Helping Individuals Cope with Marital, Relationship, and Sexual Distress and the Painful Aftereffects of Infidelity
My Approach to Treating Sexual Concerns
We live in a country that extols the values of achievement and success. The entire advertising industry is devoted to one goal and one goal only, that of convincing consumers that they have not really achieved success unless they already own or will soon purchase the best, newest, or most technologically advanced product on the market. This culture of success as it relates to material goods has so thoroughly seeped into our thinking that nowadays even sex is defined in terms of “successful” sexual performance rather than as sexual comfort, intimacy, or satisfaction.
Along with our preoccupation with achieving success, comes our obsession with avoiding failure. In fact we resist the idea of simply being “average.” Like all of the children in Lake Wobegon, we insist that all of us—every single one of us—succeed and perform “above average.” When we translate that into the sexual arena, we are made to feel below average—in some sense a failure—if our sex life does not resemble the sexual relationships portrayed in the current best selling novels or Hollywood movies.
Our country’s preoccupation with professional sports with its emphasis on “winning at any price” has likewise seeped into the realm of sexual intimacy. For a significant number of men and woman, sex has become yet another competitive event, one in which the goal is simply to “perform better.” I have discussed this issue in more detail in my essay entitled “The Sexual Performance Perfection Industry.”
Because of this focus upon winning and losing and upon achievement and success, we find increasingly more couples who report being unsatisfied with their own or their partner’s sexual performance. That’s where I come in.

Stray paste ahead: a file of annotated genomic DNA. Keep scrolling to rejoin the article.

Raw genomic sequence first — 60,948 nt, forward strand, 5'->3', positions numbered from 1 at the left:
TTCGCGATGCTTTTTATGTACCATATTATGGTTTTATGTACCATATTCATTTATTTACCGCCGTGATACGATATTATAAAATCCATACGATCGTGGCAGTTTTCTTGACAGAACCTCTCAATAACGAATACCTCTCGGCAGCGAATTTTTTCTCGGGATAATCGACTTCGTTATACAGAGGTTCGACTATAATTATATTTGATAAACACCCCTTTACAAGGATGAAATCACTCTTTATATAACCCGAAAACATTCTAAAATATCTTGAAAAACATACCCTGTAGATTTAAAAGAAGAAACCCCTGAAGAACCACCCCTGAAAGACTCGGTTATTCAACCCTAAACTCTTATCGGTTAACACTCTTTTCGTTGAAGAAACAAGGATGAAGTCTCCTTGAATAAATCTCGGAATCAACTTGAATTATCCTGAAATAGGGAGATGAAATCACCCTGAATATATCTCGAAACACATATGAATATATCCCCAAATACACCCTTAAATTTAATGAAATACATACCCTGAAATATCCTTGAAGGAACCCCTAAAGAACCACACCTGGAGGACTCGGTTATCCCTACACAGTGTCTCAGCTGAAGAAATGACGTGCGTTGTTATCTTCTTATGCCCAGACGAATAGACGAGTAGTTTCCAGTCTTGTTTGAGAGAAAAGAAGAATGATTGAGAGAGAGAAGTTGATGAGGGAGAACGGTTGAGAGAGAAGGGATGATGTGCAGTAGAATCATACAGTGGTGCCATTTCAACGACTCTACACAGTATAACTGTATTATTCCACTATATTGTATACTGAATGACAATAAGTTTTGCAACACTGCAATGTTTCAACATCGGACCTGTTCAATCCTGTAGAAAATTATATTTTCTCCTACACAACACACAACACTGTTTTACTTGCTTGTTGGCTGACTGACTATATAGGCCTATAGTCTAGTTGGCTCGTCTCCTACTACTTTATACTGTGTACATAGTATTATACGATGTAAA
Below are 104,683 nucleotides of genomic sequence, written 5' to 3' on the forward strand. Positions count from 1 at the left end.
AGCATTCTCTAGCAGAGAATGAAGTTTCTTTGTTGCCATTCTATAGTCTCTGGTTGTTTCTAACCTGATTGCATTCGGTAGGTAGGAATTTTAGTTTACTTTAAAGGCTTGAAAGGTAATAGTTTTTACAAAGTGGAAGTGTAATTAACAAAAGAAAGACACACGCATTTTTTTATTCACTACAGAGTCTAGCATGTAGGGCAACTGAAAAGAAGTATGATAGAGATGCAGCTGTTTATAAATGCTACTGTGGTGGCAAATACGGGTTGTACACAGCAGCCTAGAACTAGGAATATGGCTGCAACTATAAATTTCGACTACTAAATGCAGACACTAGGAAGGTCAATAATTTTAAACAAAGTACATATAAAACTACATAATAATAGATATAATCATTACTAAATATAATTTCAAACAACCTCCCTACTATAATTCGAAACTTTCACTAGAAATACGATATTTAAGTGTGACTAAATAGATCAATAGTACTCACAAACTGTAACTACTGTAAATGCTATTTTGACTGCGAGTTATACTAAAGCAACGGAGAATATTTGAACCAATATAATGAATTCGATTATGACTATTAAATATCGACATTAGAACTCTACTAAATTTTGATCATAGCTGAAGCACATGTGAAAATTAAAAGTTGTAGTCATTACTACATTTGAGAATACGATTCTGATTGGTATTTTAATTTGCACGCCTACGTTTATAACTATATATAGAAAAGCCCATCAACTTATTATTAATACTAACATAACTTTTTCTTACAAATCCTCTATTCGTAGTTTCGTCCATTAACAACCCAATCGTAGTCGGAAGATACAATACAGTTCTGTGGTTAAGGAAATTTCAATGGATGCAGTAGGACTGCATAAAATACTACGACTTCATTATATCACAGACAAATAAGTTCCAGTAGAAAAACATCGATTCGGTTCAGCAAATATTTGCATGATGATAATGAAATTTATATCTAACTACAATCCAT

I treat people who are unhappy with some aspect of their sex life. These individuals worry about all manner of things sexual. They worry that they are not having sex often enough or that they are having sex too often. They worry that they are addicted to sex or porn or wonder if they are missing out on something because they find pornography unappealing. My essay on sexual addiction entitled “When Too Frequent Sex Creates Problems” addresses this issue.
They worry that their orgasms are not frequent enough or not intense enough. They worry that they have the wrong type of orgasm; woman want vaginal rather than clitoral orgasms. Women worry that they take too long to orgasm and men that they orgasm too quickly. And they also worry about their physical appearance. According to the women I see in my office, breasts come in only two sizes, either too small or too large. And according to the men I see, penises come in only one size—too small. I see and treat individuals describing all of these and many other sexual concerns.
And finally there is the complaint I hear more frequently than any other—that they have less desire or have completely lost the desire to be sexual with their partner or spouse. I discuss that concern in my essay on “Low Sexual Desire.”
What can potential patients hope to gain by making an appointment to see me? For one, they will learn how sexual intimacy fits into a long term loving relationship. As an AASECT certified sex therapist I help couples to see that sexual satisfaction is not an optional but is rather an essential component of a satisfying marriage or long term romantic relationship. And because of the importance of sexual compatibility to relationship satisfaction, helping couples to rekindle their sexual relationship is often the critical first step necessary for the re-establishment of a loving relationship or marriage.
Couples are often surprised to learn that passionate sexual intimacy is not necessarily the result of, but rather, is more often the source of marital or relationship happiness. After successful therapy, couples gain a new found appreciation for the fact that their mutual sexual satisfaction is ultimately their best insurance against relationship failure.
I invite you to contact me by phone at 410-377-4343 or email me, or if you prefer contact me to schedule an appointment or to discuss any issues or questions you may have. Please keep in mind that since I have limited my practice to online or virtual therapy, and since as a Maryland licensed psychologist, I am able to meet with individuals or couples living anywhere in the state, those of you living in Baltimore, Towson, Pikesville, Columbia, Bethesda, Annapolis, Frederick, as well as those living in other more remote towns and cities in Maryland are welcome to contact me to explore treatment options.
“Passionate sexual intimacy is not necessarily the result of, but rather, is often the source of marital and relationship satisfaction.”